0x257                        #   F8       2X GRAPHIC @@@@@@@@@@......
0x258                        #   00       2X GRAPHIC ................
0x259                        #   FC       2X GRAPHIC @@@@@@@@@@@@....
0x25A                        #   00       2X GRAPHIC ................
0x25B                        # ? 3E00     2X GRAPHIC ....@@@@@@@@@@..
0x25C                        #   00       2X GRAPHIC ................
0x25D                        # ? 3F00     2X GRAPHIC ....@@@@@@@@@@@@
0x25E                        #   00       2X GRAPHIC ................
0x25F                        # ? 3B00     2X GRAPHIC ....@@@@@@..@@@@
0x260                        #   00       2X GRAPHIC ................
0x261                        # ? 3900     2X GRAPHIC ....@@@@@@....@@
0x262                        #   00       2X GRAPHIC ................
0x263                        #   F8       2X GRAPHIC @@@@@@@@@@......
0x264                        #   00       2X GRAPHIC ................
0x265                        #   F8       2X GRAPHIC @@@@@@@@@@......
0x266                        #   03       2X GRAPHIC ............@@@@
0x267                        #   00       2X GRAPHIC ................
0x268                        #   07       2X GRAPHIC ..........@@@@@@
0x269                        #   00       2X GRAPHIC ................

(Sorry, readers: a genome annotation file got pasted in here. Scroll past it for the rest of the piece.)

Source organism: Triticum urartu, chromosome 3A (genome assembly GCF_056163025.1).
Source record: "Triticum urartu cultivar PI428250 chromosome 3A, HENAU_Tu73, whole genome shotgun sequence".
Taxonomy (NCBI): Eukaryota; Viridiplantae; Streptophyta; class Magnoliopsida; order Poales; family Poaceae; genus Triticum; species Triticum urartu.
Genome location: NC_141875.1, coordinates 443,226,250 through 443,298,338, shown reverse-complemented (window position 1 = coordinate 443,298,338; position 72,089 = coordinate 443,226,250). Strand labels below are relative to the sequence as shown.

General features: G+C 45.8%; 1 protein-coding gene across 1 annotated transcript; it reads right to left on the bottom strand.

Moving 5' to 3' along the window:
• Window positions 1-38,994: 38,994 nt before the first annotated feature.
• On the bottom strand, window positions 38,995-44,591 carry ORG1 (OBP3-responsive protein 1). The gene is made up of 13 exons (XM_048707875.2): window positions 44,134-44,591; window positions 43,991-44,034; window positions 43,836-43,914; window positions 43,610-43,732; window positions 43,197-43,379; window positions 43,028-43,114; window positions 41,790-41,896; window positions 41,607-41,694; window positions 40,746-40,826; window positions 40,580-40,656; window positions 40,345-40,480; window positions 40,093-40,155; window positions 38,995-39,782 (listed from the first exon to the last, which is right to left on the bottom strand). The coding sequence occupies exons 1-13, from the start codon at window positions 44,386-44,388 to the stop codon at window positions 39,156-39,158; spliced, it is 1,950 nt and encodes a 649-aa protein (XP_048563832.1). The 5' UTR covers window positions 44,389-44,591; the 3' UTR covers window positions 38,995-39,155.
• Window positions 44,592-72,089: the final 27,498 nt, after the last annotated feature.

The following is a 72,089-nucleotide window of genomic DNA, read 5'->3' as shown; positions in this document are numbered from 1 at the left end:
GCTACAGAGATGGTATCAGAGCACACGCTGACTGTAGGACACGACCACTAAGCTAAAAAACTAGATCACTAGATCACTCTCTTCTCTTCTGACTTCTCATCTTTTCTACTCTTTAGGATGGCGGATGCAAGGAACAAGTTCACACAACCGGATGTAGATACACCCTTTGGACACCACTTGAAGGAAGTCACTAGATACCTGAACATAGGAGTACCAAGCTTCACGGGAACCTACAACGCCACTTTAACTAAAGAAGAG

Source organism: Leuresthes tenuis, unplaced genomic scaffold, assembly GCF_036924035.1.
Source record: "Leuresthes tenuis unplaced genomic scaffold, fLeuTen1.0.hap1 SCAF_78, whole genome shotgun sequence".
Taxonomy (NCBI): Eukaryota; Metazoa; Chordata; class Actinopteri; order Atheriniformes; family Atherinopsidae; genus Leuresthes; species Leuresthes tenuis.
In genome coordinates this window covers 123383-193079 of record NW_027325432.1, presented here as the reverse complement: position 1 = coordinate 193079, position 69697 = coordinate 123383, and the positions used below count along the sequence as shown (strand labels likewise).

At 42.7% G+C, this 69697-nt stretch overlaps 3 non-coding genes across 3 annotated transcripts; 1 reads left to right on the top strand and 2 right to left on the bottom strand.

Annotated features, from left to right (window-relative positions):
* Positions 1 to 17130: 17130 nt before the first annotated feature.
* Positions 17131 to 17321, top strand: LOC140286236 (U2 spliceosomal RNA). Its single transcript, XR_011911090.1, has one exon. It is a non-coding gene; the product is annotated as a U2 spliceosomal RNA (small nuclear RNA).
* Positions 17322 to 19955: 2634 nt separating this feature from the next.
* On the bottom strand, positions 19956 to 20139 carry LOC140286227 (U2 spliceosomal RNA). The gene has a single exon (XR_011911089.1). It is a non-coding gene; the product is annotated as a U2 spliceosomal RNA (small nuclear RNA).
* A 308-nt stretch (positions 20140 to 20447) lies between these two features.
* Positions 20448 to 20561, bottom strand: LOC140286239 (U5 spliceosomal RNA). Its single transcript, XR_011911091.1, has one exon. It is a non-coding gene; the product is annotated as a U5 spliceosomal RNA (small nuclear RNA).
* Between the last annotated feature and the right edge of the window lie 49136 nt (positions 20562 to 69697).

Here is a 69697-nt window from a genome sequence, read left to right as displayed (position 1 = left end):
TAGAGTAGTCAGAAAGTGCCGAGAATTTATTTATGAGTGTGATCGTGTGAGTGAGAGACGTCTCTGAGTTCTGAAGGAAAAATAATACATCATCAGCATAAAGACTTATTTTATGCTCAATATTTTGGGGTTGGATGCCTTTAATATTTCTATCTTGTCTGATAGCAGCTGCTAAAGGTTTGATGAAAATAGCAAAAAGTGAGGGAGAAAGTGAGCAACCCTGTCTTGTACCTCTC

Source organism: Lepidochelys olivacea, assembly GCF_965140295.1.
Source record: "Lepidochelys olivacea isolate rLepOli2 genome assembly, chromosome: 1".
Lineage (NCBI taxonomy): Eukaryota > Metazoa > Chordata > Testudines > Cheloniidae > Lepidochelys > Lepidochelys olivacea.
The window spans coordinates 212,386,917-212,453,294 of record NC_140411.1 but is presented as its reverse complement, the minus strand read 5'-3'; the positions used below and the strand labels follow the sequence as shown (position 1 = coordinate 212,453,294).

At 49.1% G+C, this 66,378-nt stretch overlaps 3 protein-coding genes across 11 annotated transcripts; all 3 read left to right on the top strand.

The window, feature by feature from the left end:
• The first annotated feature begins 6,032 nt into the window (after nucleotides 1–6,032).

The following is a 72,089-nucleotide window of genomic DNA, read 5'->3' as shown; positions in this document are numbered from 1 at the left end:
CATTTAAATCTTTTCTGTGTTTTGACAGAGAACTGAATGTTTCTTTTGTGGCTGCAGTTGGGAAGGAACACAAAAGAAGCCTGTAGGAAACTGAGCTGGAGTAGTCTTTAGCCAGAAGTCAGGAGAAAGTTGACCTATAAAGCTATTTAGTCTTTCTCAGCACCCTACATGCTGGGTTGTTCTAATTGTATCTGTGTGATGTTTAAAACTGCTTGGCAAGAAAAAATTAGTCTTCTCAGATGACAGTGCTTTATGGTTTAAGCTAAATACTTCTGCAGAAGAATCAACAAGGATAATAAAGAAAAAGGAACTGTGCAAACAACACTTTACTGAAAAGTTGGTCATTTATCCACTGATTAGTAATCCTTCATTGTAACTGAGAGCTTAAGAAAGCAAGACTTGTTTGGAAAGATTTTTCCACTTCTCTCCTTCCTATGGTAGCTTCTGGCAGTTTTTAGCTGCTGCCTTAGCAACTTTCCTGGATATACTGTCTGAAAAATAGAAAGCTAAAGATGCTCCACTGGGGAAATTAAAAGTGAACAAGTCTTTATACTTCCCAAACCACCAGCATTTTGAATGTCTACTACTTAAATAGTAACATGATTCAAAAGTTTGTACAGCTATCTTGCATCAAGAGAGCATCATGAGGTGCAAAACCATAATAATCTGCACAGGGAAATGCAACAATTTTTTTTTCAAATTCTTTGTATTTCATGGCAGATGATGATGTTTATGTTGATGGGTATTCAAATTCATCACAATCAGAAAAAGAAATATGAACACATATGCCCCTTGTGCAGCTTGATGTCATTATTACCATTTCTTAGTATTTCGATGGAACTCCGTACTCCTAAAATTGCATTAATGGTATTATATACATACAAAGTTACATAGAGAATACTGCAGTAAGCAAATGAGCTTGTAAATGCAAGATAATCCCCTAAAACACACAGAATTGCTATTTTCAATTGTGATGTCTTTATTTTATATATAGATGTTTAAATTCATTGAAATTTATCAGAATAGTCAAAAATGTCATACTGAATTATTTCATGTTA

0x26A                        #   0F       2X GRAPHIC ........@@@@@@@@
0x26B                        #   00       2X GRAPHIC ................
0x26C                        # ? BF00     2X GRAPHIC @@..@@@@@@@@@@@@
0x26D                        #   00       2X GRAPHIC ................
0x26E                        #   FB       2X GRAPHIC @@@@@@@@@@..@@@@
0x26F                        #   00       2X GRAPHIC ................
0x270                        #   F3       2X GRAPHIC @@@@@@@@....@@@@
0x271                        #   00       2X GRAPHIC ................
0x272                        #   E3       2X GRAPHIC @@@@@@......@@@@
0x273                        #   00       2X GRAPHIC ................
0x274                        # ? 43E0     2X GRAPHIC ..@@........@@@@
0x275                        #   E0       2X GRAPHIC @@@@@@..........
0x276                        # ? 00E0     2X GRAPHIC ................
0x277                        #   E0       2X GRAPHIC @@@@@@..........
0x278                        #   00       2X GRAPHIC ................
0x279                        # ? 8000     2X GRAPHIC @@..............
0x27A                        #   00       2X GRAPHIC ................
0x27B                        # ? 8000     2X GRAPHIC @@..............
0x27C                        #   00       2X GRAPHIC ................
0x27D                        # ? 8000     2X GRAPHIC @@..............